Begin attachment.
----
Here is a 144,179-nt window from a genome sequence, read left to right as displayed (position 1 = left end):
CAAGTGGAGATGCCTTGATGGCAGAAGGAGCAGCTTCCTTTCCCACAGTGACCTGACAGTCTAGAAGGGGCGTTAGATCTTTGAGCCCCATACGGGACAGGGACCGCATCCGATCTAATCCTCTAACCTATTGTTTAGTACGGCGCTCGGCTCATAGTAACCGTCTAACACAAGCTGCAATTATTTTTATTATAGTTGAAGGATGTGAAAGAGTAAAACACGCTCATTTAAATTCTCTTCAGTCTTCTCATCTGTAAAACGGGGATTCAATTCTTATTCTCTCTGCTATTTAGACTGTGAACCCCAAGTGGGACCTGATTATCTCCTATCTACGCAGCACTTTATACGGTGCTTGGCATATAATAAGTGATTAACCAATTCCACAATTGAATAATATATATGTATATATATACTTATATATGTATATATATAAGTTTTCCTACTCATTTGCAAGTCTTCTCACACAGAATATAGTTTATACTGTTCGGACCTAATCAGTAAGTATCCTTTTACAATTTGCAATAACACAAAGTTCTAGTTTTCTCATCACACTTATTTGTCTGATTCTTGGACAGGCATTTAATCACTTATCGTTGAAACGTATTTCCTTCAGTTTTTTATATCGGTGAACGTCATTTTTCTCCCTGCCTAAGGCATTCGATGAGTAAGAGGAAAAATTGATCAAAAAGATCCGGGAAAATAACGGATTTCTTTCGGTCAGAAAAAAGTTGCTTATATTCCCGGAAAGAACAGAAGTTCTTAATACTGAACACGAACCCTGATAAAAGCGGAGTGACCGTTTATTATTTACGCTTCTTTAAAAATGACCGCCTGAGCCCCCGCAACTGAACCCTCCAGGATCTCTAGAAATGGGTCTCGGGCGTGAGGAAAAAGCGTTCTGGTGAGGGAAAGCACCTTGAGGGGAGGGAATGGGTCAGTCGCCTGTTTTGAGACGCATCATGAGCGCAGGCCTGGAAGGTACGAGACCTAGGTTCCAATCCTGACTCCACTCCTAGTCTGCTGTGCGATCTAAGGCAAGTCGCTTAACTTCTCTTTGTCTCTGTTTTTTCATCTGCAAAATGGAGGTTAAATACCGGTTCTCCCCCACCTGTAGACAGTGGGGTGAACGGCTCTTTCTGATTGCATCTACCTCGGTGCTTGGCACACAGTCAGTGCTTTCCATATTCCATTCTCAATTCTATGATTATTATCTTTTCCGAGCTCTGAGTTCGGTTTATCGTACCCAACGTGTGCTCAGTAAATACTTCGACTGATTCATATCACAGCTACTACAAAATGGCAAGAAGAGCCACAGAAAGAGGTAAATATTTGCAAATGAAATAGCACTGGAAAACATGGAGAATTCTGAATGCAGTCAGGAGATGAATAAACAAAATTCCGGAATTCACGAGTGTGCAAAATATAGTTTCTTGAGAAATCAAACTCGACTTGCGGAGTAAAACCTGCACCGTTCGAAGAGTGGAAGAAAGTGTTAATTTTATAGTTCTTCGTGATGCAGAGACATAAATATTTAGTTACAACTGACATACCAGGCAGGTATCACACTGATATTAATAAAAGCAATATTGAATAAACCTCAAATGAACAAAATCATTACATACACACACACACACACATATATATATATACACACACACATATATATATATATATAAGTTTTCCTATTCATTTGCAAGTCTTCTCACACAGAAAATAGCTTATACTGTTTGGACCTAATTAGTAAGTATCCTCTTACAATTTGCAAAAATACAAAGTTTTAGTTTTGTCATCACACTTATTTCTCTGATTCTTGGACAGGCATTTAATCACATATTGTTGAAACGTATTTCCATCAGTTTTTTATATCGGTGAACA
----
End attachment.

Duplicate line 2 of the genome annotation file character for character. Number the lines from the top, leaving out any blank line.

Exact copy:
CAAGTGGAGATGCCTTGATGGCAGAAGGAGCAGCTTCCTTTCCCACAGTGACCTGACAGTCTAGAAGGGGCGTTAGATCTTTGAGCCCCATACGGGACAGGGACCGCATCCGATCTAATCCTCTAACCTATTGTTTAGTACGGCGCTCGGCTCATAGTAACCGTCTAACACAAGCTGCAATTATTTTTATTATAGTTGAAGGATGTGAAAGAGTAAAACACGCTCATTTAAATTCTCTTCAGTCTTCTCATCTGTAAAACGGGGATTCAATTCTTATTCTCTCTGCTATTTAGACTGTGAACCCCAAGTGGGACCTGATTATCTCCTATCTACGCAGCACTTTATACGGTGCTTGGCATATAATAAGTGATTAACCAATTCCACAATTGAATAATATATATGTATATATATACTTATATATGTATATATATAAGTTTTCCTACTCATTTGCAAGTCTTCTCACACAGAATATAGTTTATACTGTTCGGACCTAATCAGTAAGTATCCTTTTACAATTTGCAATAACACAAAGTTCTAGTTTTCTCATCACACTTATTTGTCTGATTCTTGGACAGGCATTTAATCACTTATCGTTGAAACGTATTTCCTTCAGTTTTTTATATCGGTGAACGTCATTTTTCTCCCTGCCTAAGGCATTCGATGAGTAAGAGGAAAAATTGATCAAAAAGATCCGGGAAAATAACGGATTTCTTTCGGTCAGAAAAAAGTTGCTTATATTCCCGGAAAGAACAGAAGTTCTTAATACTGAACACGAACCCTGATAAAAGCGGAGTGACCGTTTATTATTTACGCTTCTTTAAAAATGACCGCCTGAGCCCCCGCAACTGAACCCTCCAGGATCTCTAGAAATGGGTCTCGGGCGTGAGGAAAAAGCGTTCTGGTGAGGGAAAGCACCTTGAGGGGAGGGAATGGGTCAGTCGCCTGTTTTGAGACGCATCATGAGCGCAGGCCTGGAAGGTACGAGACCTAGGTTCCAATCCTGACTCCACTCCTAGTCTGCTGTGCGATCTAAGGCAAGTCGCTTAACTTCTCTTTGTCTCTGTTTTTTCATCTGCAAAATGGAGGTTAAATACCGGTTCTCCCCCACCTGTAGACAGTGGGGTGAACGGCTCTTTCTGATTGCATCTACCTCGGTGCTTGGCACACAGTCAGTGCTTTCCATATTCCATTCTCAATTCTATGATTATTATCTTTTCCGAGCTCTGAGTTCGGTTTATCGTACCCAACGTGTGCTCAGTAAATACTTCGACTGATTCATATCACAGCTACTACAAAATGGCAAGAAGAGCCACAGAAAGAGGTAAATATTTGCAAATGAAATAGCACTGGAAAACATGGAGAATTCTGAATGCAGTCAGGAGATGAATAAACAAAATTCCGGAATTCACGAGTGTGCAAAATATAGTTTCTTGAGAAATCAAACTCGACTTGCGGAGTAAAACCTGCACCGTTCGAAGAGTGGAAGAAAGTGTTAATTTTATAGTTCTTCGTGATGCAGAGACATAAATATTTAGTTACAACTGACATACCAGGCAGGTATCACACTGATATTAATAAAAGCAATATTGAATAAACCTCAAATGAACAAAATCATTACATACACACACACACACACATATATATATATACACACACACATATATATATATATATAAGTTTTCCTATTCATTTGCAAGTCTTCTCACACAGAAAATAGCTTATACTGTTTGGACCTAATTAGTAAGTATCCTCTTACAATTTGCAAAAATACAAAGTTTTAGTTTTGTCATCACACTTATTTCTCTGATTCTTGGACAGGCATTTAATCACATATTGTTGAAACGTATTTCCATCAGTTTTTTATATCGGTGAACA